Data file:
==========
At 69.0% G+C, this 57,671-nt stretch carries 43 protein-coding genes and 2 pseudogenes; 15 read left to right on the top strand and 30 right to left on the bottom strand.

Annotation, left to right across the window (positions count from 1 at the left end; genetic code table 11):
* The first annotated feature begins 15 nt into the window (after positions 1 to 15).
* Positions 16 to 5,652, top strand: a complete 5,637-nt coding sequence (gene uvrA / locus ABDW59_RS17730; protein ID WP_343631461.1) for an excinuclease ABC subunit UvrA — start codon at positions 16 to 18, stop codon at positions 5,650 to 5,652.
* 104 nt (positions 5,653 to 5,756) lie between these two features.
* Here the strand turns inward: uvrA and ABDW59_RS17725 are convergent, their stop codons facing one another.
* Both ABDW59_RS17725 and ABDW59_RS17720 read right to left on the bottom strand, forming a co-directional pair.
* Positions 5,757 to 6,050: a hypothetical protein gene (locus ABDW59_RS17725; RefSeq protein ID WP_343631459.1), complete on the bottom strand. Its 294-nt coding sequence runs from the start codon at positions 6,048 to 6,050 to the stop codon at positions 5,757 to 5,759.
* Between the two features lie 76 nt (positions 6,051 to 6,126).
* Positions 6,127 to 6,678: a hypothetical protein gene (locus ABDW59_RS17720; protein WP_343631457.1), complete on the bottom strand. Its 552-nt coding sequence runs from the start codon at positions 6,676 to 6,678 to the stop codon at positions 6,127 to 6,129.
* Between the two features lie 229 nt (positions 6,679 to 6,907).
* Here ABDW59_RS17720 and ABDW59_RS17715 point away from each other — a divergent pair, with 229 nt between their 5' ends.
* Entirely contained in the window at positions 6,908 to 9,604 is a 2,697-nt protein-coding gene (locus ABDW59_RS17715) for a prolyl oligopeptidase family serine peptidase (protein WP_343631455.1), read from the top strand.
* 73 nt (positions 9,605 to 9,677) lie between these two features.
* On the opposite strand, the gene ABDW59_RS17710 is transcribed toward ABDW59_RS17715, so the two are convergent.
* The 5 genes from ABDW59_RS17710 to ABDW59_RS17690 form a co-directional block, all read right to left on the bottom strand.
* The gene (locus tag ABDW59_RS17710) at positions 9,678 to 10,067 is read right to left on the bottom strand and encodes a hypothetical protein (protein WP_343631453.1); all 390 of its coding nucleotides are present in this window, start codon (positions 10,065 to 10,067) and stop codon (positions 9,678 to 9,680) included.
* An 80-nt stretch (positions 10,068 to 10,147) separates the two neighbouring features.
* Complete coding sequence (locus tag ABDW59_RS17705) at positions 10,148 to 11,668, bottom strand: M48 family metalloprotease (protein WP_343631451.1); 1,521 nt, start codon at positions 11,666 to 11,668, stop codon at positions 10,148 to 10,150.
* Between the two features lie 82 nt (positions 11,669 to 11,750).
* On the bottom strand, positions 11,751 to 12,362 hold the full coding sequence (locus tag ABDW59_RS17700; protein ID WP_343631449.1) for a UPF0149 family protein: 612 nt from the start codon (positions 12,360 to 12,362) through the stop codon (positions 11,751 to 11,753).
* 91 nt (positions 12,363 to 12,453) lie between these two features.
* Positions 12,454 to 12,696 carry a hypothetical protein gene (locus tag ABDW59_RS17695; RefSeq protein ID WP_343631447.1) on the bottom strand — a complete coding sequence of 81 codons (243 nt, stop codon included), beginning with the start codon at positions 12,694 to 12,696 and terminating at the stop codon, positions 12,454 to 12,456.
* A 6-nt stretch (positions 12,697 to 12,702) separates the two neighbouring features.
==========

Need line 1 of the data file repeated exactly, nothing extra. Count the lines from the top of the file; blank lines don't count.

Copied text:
At 69.0% G+C, this 57,671-nt stretch carries 43 protein-coding genes and 2 pseudogenes; 15 read left to right on the top strand and 30 right to left on the bottom strand.